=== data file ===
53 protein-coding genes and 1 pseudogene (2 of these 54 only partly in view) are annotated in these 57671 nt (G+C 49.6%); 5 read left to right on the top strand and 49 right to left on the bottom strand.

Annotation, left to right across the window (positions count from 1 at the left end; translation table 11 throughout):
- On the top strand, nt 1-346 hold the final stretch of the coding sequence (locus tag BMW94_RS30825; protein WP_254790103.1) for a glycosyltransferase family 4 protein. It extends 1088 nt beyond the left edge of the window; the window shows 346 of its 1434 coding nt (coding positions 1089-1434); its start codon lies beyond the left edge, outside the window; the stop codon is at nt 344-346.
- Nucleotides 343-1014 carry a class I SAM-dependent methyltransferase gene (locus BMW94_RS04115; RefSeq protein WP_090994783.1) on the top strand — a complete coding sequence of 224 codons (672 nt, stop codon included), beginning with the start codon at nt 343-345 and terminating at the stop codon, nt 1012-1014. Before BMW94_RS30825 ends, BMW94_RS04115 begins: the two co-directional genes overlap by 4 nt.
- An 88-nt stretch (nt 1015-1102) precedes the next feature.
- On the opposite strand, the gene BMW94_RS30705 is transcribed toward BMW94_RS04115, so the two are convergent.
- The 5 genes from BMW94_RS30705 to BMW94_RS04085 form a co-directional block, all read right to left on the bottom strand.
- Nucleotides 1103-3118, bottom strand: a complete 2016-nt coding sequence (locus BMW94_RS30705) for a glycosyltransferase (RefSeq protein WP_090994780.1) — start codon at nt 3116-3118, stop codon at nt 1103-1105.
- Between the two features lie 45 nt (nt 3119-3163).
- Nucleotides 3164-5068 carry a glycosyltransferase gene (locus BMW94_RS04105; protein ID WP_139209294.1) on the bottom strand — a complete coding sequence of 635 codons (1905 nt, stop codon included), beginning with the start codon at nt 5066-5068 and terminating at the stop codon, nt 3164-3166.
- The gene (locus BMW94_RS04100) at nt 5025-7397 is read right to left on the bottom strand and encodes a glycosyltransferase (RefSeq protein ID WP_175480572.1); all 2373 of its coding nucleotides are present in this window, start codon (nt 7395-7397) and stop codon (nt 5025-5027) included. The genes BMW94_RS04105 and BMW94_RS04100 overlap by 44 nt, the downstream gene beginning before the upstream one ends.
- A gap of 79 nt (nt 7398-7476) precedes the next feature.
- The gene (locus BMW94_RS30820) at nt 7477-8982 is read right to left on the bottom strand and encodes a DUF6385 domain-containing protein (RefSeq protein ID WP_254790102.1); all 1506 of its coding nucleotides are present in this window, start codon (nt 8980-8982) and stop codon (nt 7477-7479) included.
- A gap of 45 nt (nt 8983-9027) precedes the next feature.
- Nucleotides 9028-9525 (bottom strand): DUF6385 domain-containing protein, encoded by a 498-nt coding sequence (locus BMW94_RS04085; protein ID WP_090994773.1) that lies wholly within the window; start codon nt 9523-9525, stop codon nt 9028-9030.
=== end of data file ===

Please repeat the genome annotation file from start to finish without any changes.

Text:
53 protein-coding genes and 1 pseudogene (2 of these 54 only partly in view) are annotated in these 57671 nt (G+C 49.6%); 5 read left to right on the top strand and 49 right to left on the bottom strand.

Annotation, left to right across the window (positions count from 1 at the left end; translation table 11 throughout):
- On the top strand, nt 1-346 hold the final stretch of the coding sequence (locus tag BMW94_RS30825; protein WP_254790103.1) for a glycosyltransferase family 4 protein. It extends 1088 nt beyond the left edge of the window; the window shows 346 of its 1434 coding nt (coding positions 1089-1434); its start codon lies beyond the left edge, outside the window; the stop codon is at nt 344-346.
- Nucleotides 343-1014 carry a class I SAM-dependent methyltransferase gene (locus BMW94_RS04115; RefSeq protein WP_090994783.1) on the top strand — a complete coding sequence of 224 codons (672 nt, stop codon included), beginning with the start codon at nt 343-345 and terminating at the stop codon, nt 1012-1014. Before BMW94_RS30825 ends, BMW94_RS04115 begins: the two co-directional genes overlap by 4 nt.
- An 88-nt stretch (nt 1015-1102) precedes the next feature.
- On the opposite strand, the gene BMW94_RS30705 is transcribed toward BMW94_RS04115, so the two are convergent.
- The 5 genes from BMW94_RS30705 to BMW94_RS04085 form a co-directional block, all read right to left on the bottom strand.
- Nucleotides 1103-3118, bottom strand: a complete 2016-nt coding sequence (locus BMW94_RS30705) for a glycosyltransferase (RefSeq protein WP_090994780.1) — start codon at nt 3116-3118, stop codon at nt 1103-1105.
- Between the two features lie 45 nt (nt 3119-3163).
- Nucleotides 3164-5068 carry a glycosyltransferase gene (locus BMW94_RS04105; protein ID WP_139209294.1) on the bottom strand — a complete coding sequence of 635 codons (1905 nt, stop codon included), beginning with the start codon at nt 5066-5068 and terminating at the stop codon, nt 3164-3166.
- The gene (locus BMW94_RS04100) at nt 5025-7397 is read right to left on the bottom strand and encodes a glycosyltransferase (RefSeq protein ID WP_175480572.1); all 2373 of its coding nucleotides are present in this window, start codon (nt 7395-7397) and stop codon (nt 5025-5027) included. The genes BMW94_RS04105 and BMW94_RS04100 overlap by 44 nt, the downstream gene beginning before the upstream one ends.
- A gap of 79 nt (nt 7398-7476) precedes the next feature.
- The gene (locus BMW94_RS30820) at nt 7477-8982 is read right to left on the bottom strand and encodes a DUF6385 domain-containing protein (RefSeq protein ID WP_254790102.1); all 1506 of its coding nucleotides are present in this window, start codon (nt 8980-8982) and stop codon (nt 7477-7479) included.
- A gap of 45 nt (nt 8983-9027) precedes the next feature.
- Nucleotides 9028-9525 (bottom strand): DUF6385 domain-containing protein, encoded by a 498-nt coding sequence (locus BMW94_RS04085; protein ID WP_090994773.1) that lies wholly within the window; start codon nt 9523-9525, stop codon nt 9028-9030.